Starting point for the production of aluminium foam granules is the Foaminal technology [4]: aluminium powder is mixed with a foaming agent and the mixture is subsequently compacted to a “foamable” precursor. Compaction can be done using different processes like e.g. extrusion. The foamable precursor can then be put into moulds and melted. The decomposition of the foaming agent will then cause it to expand and fill the mould. After solidification, the finished foam component can be taken out of the mould. The production of aluminium foam granules differs from this process in the fact that precursor in the shape of wires is used, Figure 1. The wire is cut into small segments which afterwards are melted and expanded in continuous belt furnaces. The internal pressure of the gas, released from the foaming agent, and the surface tension lead to the formation of almost spherical granules. After passing through the different heating zones of the furnace the granules cool down, solidify and can be collected respectively subjected to further treatments, e.g. coatings (for which the residual heat of the spheres is used). Cleaning of the granules’ surfaces is not necessary since the high process temperatures of more than 700 °C lead to decomposition of potential contaminants; furthermore, the main part of the granules’ surface is generated during the expansion phase and is thus inherently free from contaminations. Subsequent treatments like e.g. bonding of the granules to larger structures can be done without problems.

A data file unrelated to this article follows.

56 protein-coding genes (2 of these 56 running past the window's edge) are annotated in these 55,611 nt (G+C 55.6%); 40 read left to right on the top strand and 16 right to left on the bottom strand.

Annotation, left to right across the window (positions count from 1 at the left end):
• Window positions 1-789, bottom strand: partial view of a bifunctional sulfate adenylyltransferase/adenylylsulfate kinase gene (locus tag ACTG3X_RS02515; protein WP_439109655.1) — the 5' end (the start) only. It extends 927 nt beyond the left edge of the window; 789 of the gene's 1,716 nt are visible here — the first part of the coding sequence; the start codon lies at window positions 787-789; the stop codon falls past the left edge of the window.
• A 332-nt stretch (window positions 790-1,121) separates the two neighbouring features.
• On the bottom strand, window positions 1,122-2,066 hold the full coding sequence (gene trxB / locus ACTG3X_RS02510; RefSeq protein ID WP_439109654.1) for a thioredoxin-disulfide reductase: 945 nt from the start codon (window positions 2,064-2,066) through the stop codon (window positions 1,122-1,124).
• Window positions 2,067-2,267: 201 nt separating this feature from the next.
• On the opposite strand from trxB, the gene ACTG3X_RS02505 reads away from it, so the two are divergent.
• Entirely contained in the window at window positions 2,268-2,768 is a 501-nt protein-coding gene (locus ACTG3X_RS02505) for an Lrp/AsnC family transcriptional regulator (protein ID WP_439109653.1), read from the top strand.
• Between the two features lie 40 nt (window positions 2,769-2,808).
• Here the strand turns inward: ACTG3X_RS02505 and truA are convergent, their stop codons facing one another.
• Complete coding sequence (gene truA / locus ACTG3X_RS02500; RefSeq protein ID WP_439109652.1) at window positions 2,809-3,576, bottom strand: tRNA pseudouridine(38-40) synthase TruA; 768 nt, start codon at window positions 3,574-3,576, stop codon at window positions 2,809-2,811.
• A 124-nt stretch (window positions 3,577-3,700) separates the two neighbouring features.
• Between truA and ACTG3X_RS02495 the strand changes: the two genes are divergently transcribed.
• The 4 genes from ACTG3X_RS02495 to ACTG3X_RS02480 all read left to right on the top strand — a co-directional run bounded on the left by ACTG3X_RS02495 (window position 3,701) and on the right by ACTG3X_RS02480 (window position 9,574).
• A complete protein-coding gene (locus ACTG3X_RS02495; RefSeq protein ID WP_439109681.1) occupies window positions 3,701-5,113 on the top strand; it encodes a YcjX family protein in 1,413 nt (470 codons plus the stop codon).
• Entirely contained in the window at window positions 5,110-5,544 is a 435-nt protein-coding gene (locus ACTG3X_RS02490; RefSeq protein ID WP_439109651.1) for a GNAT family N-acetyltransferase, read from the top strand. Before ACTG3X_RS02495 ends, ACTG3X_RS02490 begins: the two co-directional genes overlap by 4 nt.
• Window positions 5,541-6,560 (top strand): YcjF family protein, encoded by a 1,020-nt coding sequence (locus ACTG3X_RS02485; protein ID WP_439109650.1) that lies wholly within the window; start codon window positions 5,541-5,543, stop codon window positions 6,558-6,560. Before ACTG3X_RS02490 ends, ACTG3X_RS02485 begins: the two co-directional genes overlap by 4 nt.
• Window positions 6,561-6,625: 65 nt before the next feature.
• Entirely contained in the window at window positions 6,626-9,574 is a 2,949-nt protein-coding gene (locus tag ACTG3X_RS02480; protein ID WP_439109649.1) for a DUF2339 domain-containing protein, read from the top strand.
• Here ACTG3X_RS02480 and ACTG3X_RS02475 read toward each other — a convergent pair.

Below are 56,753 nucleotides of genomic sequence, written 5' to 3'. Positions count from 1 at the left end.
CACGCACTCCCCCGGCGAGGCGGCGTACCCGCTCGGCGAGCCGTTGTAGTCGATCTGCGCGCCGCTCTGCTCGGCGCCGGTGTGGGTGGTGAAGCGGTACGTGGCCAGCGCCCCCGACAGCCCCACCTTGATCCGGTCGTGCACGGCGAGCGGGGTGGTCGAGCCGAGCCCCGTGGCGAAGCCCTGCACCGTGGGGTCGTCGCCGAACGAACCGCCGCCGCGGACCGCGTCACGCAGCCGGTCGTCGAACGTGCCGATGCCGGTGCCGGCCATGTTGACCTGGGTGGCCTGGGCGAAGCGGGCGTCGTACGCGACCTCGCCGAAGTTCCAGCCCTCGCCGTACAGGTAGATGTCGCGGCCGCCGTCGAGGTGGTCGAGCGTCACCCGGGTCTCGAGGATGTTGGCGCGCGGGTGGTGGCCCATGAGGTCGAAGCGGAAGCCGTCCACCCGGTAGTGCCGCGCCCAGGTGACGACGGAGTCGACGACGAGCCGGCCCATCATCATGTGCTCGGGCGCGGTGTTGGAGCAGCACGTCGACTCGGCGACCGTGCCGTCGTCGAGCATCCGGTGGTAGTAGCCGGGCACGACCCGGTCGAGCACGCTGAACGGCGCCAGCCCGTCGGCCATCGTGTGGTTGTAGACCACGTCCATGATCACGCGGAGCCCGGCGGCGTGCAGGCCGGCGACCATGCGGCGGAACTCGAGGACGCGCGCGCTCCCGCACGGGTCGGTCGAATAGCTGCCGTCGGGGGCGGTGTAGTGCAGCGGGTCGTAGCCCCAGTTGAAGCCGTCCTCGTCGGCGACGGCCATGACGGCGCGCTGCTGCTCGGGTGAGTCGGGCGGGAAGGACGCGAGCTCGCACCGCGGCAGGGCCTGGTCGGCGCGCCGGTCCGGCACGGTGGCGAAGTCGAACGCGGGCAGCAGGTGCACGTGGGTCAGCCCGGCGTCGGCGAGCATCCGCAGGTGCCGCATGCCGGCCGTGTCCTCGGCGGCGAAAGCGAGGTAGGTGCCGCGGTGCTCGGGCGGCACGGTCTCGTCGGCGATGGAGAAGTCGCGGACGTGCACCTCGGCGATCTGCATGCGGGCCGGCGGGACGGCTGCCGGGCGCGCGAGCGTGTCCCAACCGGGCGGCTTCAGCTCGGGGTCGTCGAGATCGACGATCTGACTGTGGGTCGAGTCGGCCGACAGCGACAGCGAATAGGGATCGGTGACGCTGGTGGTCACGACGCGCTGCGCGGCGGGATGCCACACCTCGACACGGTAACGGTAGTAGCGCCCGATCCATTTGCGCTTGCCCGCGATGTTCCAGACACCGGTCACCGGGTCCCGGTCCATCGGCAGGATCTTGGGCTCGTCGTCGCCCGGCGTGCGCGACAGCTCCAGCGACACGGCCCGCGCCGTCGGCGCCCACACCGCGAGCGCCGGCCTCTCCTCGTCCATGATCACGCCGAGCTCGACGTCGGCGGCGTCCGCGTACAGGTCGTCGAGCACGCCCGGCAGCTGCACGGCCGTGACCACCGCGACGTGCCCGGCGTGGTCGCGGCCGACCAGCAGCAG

Figure 1

Foamable precursor wire (left) and aluminium foam granules (right) (© Fraunhofer IFAM)

For foaming granules all those aluminium alloys are suitable which exhibit good foaming behaviour and which are available as foamable precursor. Currently, granule production is mainly based on the alloy AlSi10 and titanium hydride as foaming agent. Size and density of the granules are adjusted by the dimensions of the wire segments and the furnace settings (zone temperatures, belt velocity). Typical granule diameters are between 1 and 12 mm, typical true densities between 0.55 and 0.7 g/cm3. If elongated wire segments are used, granules with non-spherical shapes can be produced, too.

Production of Hybrid Materials

The original technology developed for the shaping of hybrid materials based on aluminium foam granules is the Advanced Pore Morphology (APM) process, Figure 2. Here, the granules are coated immediately after the foaming with thermally activated adhesive powder (e.g. polyamide PA12 or epoxy Araldite AT1-1). The pourable coated granules can afterwards be bonded to 3-D components. Alternatively, they can be used for filling hollow parts. Bonding of the granules’ bulk is done at moderate temperatures of 120 to 190 °C. If additional foaming agent is mixed into the polymer powder, the process results in an alternative material — polymer aluminium hybrid foam, Figure 2 (right). The foaming agent releases gas during the hot curing of the polymer, the gas leads to foaming and expansion of the still soft polymer which fills the interspace between the aluminium foam granules. The advantage of this second approach in comparison to the original APM variant is an improved transfer of forces between neighbouring granules when the material is subjected to mechanical loads.